The name of this Darling Downs farming district comes from an Aboriginal language and refers to a hawk.


The town of Boonah lies on part of what was originally taken up as the Dugandan  run in 1844. In the 1880s, Adolph, Levi and Max Blumberg opened a small store on the rise where the town is now situated. The town was first gazetted under the name of Dugandan, but the high part of town was still known locally as Blumbergville.

However when the railway came through, 1887, the local people suggested a new name for the station. They called it Boonah using the Aboriginal word for the red bloodwood tree (Eucaluptus gummifera), a name the Aborigines used of a location near Munbilla, well to the north of the present Boonah. The name Dugandan continues to be used for the area south of the town, although severe flooding in 1887 put an end to any idea that it might rival Boonah as a town centre. It did however become the site for two important timber mills.  


This railways station between Dalby and Miles was named after the Aboriginal bunar, bloodwood tree.


The Railway Department named the station, 22 December, 1923, using an Aboriginal word it believed referred to a crooked or twisted creek. It may however refer to the cunjevoi plant.  Tom Petrie said that the Aboriginal name for the area was Tumkaiburr. 

Boondooma Dam

The dam on the Burnett River was completed in 1980 to provide water for the Tarong power station and for irrigation. Its name comes from the Boondooma homestead built by the Lawson brothers in 1846. When restoration work was undertaken on the old homestead during the 1970s it was discovered that the house had been built to metric measurements rather than the commonly used imperial measurements. This was probably because the builder was Flemish and he worked in the system with which he was most familiar. 


The name for this district near Maleny means place of black possum


Burudabin meant place of oaks.


The suburb took its name from Booval House, erected 1854, by George Faircloth, bank manager, and later occupied by Councillor Harry Ferrett. There are different views on the origin and meaning of the name. One view is that Faircloth named it after a place in England and that its derivation probably went back to the French beau val, fine valley. The other view is that it was of Aboriginal origin. If so, several interpretations are given to its meaning: frilly lizard, initiation rites or place where boys are initiated. In the 1860s there was a Booval Cotton Company. 

Boreen Point

Boreen is not a local word, but comes from the Aboriginal tribes around Moreton Bay. It referred to the pathway that led between the two boras in the kippa-ring.

Boronia Heights

Originally known as Logan Ridges this suburb of Logan City was named in 1991 after the name given to a housing development estate there.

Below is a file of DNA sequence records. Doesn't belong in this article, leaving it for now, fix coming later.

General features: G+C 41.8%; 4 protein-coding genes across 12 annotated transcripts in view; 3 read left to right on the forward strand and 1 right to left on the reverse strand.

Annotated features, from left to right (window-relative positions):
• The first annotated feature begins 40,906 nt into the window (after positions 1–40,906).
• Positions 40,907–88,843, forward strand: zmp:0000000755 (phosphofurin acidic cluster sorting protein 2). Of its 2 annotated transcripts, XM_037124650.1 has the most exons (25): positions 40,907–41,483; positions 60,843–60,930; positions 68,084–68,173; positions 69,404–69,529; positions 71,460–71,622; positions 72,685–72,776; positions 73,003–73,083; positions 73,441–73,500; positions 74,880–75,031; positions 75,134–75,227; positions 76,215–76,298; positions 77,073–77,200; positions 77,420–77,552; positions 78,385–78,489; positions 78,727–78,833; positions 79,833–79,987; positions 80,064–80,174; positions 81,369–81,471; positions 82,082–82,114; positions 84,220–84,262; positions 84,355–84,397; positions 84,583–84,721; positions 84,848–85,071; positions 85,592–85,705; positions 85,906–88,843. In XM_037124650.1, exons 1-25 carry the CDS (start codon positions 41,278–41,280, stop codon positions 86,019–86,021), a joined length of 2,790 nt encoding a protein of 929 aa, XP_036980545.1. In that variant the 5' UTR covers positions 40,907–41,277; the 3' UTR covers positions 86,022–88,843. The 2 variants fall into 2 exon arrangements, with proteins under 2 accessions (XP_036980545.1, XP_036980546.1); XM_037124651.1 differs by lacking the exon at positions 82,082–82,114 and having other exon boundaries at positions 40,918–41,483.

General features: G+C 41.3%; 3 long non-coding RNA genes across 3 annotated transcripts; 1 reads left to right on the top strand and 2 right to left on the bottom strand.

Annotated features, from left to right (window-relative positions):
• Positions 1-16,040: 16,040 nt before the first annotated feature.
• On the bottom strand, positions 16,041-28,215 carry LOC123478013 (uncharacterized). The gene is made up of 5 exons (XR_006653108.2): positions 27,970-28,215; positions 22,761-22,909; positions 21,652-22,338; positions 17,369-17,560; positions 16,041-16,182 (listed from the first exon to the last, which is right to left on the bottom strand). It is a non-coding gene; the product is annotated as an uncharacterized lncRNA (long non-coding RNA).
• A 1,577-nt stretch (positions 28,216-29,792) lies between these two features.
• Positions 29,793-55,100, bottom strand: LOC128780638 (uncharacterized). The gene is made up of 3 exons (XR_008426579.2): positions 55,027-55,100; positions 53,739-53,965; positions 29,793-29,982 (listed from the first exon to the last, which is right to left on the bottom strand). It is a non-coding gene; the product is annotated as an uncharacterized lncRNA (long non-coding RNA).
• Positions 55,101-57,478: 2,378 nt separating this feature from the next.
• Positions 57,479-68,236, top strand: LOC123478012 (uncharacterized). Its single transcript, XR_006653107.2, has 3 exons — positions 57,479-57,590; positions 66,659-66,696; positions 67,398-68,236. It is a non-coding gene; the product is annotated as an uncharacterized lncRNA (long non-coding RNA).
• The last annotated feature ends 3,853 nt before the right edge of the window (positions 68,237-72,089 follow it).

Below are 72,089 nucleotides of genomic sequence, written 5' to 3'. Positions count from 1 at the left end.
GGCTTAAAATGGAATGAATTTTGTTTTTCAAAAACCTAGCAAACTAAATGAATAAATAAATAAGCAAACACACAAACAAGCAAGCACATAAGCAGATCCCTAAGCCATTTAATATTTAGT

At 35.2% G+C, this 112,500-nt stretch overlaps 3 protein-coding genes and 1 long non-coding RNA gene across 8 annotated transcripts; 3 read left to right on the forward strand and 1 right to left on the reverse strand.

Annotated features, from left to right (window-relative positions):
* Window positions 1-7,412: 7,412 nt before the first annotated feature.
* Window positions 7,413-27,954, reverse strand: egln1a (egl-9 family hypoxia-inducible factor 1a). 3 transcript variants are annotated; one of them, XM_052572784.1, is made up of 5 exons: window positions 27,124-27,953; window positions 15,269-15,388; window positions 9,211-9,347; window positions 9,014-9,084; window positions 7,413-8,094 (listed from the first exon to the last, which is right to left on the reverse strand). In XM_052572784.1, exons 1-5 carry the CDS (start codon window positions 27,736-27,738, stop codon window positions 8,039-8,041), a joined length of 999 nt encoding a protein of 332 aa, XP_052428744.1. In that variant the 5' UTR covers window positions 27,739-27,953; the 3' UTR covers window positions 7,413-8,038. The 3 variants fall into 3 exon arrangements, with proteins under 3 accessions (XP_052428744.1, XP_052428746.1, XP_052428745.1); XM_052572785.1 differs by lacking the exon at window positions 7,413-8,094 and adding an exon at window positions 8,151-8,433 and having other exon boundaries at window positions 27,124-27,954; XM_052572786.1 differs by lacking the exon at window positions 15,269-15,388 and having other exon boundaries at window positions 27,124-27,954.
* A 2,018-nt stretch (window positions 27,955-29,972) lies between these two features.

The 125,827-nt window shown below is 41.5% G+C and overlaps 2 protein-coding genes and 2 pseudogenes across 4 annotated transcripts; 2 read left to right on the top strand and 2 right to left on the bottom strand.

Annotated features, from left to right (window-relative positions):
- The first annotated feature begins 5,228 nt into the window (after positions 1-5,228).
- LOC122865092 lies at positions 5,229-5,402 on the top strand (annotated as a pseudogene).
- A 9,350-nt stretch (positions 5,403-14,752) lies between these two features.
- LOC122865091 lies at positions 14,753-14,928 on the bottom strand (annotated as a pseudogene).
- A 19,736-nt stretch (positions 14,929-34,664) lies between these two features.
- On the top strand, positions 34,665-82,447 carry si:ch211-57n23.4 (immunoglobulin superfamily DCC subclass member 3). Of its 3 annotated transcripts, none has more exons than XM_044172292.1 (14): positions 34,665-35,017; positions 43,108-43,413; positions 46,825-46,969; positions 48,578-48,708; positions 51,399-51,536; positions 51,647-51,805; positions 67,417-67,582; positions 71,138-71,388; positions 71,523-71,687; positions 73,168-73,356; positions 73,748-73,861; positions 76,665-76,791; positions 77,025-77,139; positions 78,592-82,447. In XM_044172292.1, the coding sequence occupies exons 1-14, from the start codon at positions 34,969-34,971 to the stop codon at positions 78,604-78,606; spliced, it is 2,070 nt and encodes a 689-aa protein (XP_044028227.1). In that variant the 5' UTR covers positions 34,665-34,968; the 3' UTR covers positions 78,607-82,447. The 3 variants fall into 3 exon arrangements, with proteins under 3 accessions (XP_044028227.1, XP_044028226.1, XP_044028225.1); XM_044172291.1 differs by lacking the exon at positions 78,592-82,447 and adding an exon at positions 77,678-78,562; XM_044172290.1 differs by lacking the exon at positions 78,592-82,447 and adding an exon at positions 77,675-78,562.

Bottle and Glass

There are a number of stories told as to how the Bottle and Glass Road got its name. One says that there was a bottle and glass carved into a tree at the top of the steep pinch, another that there actually was a bottle and glass left there, while another says that Bottle and Glass were two horses used to help the regular five in the Cobb and Co coach team climb the steep stretch of road. The Bottle and Glass Mountain in nearby.

Bowen Hills

The name of Queensland's first governor is perpetuated in the area of Brisbane now known as Bowen Hills. His name was also given to a wooden bridge across Breakfast Creek in 1862, consequently to the road which gained its name from the bridge.

Sir George Bowen was what you might call a 'hands-on' governor. While he got parliamentary institutions set up as soon as he could, he had to make autocratic decisions to get the whole thing up and running.

Earlier in his life he had gained distinction as a student of the classics and was twice president of the union at Oxford. He was an ardent supporter of the English politician, W.E.Gladstone, and through him came to be appointed to the new governorship in 1859. It was not the last time he was to serve the British Empire as governor for after his term in Queensland he served as governor successively of New Zealand, Victoria, Mauritius and Hong Kong.

He has been called self-opinionated, obstinate and long winded. Some of his dreams like the establishment of a great commercial centre at Somerset on Cape York or the immigration of Indians to work as labourers in Queensland came to nothing. He had running battles with the Roman Catholic Bishop Quinn and with the radical democrat, Judge Lutwyche.

Sir George was not the only member of the family to have left behind place names as a memento of their sojourn in this part of the world. The names of his wife, Roma Diamantina, are known in the west of the state today.

He was 38 years old when he arrived in the newly created colony, and stayed for eight years.

One of the early houses to be built at Bowen Hills was Beerwah which John Petrie named after the mountain which he had climbed with his father as a lad.

Previous page                                                   Next page

Place Names of South East Queensland home page